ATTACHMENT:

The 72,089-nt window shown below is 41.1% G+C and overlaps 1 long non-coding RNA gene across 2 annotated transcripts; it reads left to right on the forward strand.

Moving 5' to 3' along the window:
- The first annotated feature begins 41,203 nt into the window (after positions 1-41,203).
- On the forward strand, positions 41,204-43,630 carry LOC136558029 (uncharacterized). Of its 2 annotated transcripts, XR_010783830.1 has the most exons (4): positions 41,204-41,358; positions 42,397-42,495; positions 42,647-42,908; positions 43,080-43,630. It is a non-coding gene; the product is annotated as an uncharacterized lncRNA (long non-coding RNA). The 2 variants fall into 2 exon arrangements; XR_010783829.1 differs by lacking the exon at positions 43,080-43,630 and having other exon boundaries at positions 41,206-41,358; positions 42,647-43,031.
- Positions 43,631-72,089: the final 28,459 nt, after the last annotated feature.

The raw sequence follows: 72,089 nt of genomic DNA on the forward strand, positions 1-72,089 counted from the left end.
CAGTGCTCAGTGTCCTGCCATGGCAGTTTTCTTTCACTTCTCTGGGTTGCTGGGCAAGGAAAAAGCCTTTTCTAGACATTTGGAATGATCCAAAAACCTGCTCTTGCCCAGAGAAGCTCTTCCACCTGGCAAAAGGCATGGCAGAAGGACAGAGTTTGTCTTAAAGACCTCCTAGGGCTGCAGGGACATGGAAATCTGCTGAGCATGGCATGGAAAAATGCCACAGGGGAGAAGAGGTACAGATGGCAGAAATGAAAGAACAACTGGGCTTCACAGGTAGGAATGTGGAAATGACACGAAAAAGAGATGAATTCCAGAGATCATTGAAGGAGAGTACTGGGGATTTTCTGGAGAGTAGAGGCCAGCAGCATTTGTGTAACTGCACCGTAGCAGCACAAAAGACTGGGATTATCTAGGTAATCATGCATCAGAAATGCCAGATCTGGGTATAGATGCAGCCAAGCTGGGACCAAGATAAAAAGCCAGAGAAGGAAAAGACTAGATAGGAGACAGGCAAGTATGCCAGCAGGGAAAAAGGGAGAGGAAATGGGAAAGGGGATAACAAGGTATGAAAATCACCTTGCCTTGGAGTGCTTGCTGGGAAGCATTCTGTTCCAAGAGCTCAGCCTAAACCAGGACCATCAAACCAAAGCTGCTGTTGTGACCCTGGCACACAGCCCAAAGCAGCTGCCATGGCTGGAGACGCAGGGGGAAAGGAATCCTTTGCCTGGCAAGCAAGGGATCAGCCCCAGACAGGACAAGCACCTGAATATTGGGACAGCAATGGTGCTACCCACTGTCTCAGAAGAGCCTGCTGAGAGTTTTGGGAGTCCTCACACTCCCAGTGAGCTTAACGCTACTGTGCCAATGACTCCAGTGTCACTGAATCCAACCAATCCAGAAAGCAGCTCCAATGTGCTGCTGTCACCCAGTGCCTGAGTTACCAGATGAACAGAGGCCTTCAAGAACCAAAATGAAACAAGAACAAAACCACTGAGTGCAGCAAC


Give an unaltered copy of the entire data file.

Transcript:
The 72,089-nt window shown below is 41.1% G+C and overlaps 1 long non-coding RNA gene across 2 annotated transcripts; it reads left to right on the forward strand.

Moving 5' to 3' along the window:
- The first annotated feature begins 41,203 nt into the window (after positions 1-41,203).
- On the forward strand, positions 41,204-43,630 carry LOC136558029 (uncharacterized). Of its 2 annotated transcripts, XR_010783830.1 has the most exons (4): positions 41,204-41,358; positions 42,397-42,495; positions 42,647-42,908; positions 43,080-43,630. It is a non-coding gene; the product is annotated as an uncharacterized lncRNA (long non-coding RNA). The 2 variants fall into 2 exon arrangements; XR_010783829.1 differs by lacking the exon at positions 43,080-43,630 and having other exon boundaries at positions 41,206-41,358; positions 42,647-43,031.
- Positions 43,631-72,089: the final 28,459 nt, after the last annotated feature.

The raw sequence follows: 72,089 nt of genomic DNA on the forward strand, positions 1-72,089 counted from the left end.
CAGTGCTCAGTGTCCTGCCATGGCAGTTTTCTTTCACTTCTCTGGGTTGCTGGGCAAGGAAAAAGCCTTTTCTAGACATTTGGAATGATCCAAAAACCTGCTCTTGCCCAGAGAAGCTCTTCCACCTGGCAAAAGGCATGGCAGAAGGACAGAGTTTGTCTTAAAGACCTCCTAGGGCTGCAGGGACATGGAAATCTGCTGAGCATGGCATGGAAAAATGCCACAGGGGAGAAGAGGTACAGATGGCAGAAATGAAAGAACAACTGGGCTTCACAGGTAGGAATGTGGAAATGACACGAAAAAGAGATGAATTCCAGAGATCATTGAAGGAGAGTACTGGGGATTTTCTGGAGAGTAGAGGCCAGCAGCATTTGTGTAACTGCACCGTAGCAGCACAAAAGACTGGGATTATCTAGGTAATCATGCATCAGAAATGCCAGATCTGGGTATAGATGCAGCCAAGCTGGGACCAAGATAAAAAGCCAGAGAAGGAAAAGACTAGATAGGAGACAGGCAAGTATGCCAGCAGGGAAAAAGGGAGAGGAAATGGGAAAGGGGATAACAAGGTATGAAAATCACCTTGCCTTGGAGTGCTTGCTGGGAAGCATTCTGTTCCAAGAGCTCAGCCTAAACCAGGACCATCAAACCAAAGCTGCTGTTGTGACCCTGGCACACAGCCCAAAGCAGCTGCCATGGCTGGAGACGCAGGGGGAAAGGAATCCTTTGCCTGGCAAGCAAGGGATCAGCCCCAGACAGGACAAGCACCTGAATATTGGGACAGCAATGGTGCTACCCACTGTCTCAGAAGAGCCTGCTGAGAGTTTTGGGAGTCCTCACACTCCCAGTGAGCTTAACGCTACTGTGCCAATGACTCCAGTGTCACTGAATCCAACCAATCCAGAAAGCAGCTCCAATGTGCTGCTGTCACCCAGTGCCTGAGTTACCAGATGAACAGAGGCCTTCAAGAACCAAAATGAAACAAGAACAAAACCACTGAGTGCAGCAAC